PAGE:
|Are you planning to remodel part of your home? Or are you about to build a new addition onto the dwelling? In either case, you need to consider what impact this is going to have on your home insurance needs. You need to make sure that you are protected during the project and that your coverage will continue as you expect when you're done. This will require some attention to detail.
Can a Home Remodel Change Your Home Insurance Rates?
Remodeling your home will impact the cost of your homeowner’s insurance. In some cases, it will increase your rates, but in others it might cause your rates to drop.
Making significant upgrades to the home will increase the value of your property. It may also now cost more to replace, because of better quality appliances or even more square footage. To make sure you have enough coverage to rebuild your renovated home, you’ll need to increase your coverage. Increasing the coverage will standardly increase your insurance premium.
Additionally, you may see higher insurance costs if you add features to the home that make it more of a liability. For example, installing a swimming pool or elevated deck could significantly increase the risk of someone getting hurt in your home. With more liability exposures you’ll want to make sure you have enough liability coverage. You should consider increasing your liability coverage or buying an umbrella policy…or both.
Still, if home upgrades increase the safety features in the home, then you might see your rates decrease. After all, the safer the home, the lower your risk might be of filing a home insurance claim. For example, if you re-wire the home, install a security system or replace your roof, you may now be eligible for discounts which will decrease your rate.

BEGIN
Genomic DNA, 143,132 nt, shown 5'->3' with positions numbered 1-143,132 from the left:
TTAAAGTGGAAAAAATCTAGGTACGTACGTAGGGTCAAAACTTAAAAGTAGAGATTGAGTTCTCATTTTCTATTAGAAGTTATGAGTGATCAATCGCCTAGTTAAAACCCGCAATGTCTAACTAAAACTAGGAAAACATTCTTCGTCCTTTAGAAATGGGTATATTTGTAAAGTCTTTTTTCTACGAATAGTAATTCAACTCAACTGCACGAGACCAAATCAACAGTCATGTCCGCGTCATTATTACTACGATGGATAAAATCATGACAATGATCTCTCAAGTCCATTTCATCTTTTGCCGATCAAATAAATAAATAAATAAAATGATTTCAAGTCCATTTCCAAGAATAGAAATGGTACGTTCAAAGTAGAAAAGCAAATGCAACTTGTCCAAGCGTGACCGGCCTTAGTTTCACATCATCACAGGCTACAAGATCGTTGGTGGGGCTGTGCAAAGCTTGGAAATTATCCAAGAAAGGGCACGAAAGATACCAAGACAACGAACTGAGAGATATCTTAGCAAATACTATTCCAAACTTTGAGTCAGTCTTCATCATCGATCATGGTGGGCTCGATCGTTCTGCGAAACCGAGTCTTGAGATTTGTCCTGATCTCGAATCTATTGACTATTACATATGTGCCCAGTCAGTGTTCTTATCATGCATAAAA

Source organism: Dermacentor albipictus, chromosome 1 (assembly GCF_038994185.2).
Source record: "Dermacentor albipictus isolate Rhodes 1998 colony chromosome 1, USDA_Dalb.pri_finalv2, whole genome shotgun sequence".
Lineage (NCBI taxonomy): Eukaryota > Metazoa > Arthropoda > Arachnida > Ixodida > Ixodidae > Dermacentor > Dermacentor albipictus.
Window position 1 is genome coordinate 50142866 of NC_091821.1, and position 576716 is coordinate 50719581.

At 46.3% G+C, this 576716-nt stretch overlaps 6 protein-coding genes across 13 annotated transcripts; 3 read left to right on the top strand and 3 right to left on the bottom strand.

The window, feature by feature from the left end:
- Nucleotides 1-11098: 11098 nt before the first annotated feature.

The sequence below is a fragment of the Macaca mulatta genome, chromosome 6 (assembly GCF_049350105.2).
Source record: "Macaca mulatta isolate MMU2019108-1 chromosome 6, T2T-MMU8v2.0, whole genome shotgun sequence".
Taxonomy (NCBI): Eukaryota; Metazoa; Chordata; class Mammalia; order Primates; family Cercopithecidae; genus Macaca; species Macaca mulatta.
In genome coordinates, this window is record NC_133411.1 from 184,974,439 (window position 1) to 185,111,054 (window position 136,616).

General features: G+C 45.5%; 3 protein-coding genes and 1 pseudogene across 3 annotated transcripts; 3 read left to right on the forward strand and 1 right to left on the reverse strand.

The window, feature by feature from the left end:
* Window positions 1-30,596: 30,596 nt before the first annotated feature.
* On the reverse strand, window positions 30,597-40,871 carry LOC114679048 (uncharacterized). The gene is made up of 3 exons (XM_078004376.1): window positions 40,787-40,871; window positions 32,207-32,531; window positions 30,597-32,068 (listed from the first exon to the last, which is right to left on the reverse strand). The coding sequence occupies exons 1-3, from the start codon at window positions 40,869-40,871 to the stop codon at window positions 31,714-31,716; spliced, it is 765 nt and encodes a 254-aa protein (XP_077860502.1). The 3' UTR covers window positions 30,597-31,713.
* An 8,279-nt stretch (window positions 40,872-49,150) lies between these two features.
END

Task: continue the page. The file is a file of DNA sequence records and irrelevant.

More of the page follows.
Do You Need Coverage During Construction?
While a remodeling project is ongoing, your homeowners insurance needs may change depending on the level of construction.
On one hand, for small, do-it-yourself projects, your existing home insurance coverage could be adequate. However, if you're making major structural changes, you may need to acquire a builder's risk policy or course of construction policy. This gives you coverage for damage that occurs during construction, such as from hazards like weather, fire or theft.
If you use a licensed, bonded, and insured contractor, then they should carry the appropriate liability and workers compensation insurance. But you should verify that they have what you need with your own insurance agent so there aren’t any gaps in coverage. For do-it-yourself projects, you'll need to get any extra insurance on your own.
What Do You Do After Construction?
After you finish your remodeling project, keep photos of the work and all receipts to support any future insurance claims. If you haven't already, notify your home insurance company about the improvements you've made in case you need to make any adjustments to your policy and again to make sure you’re properly covered if a loss occurs. Never hesitate to call your insurance agent. We’re here to advise you and help you in any way.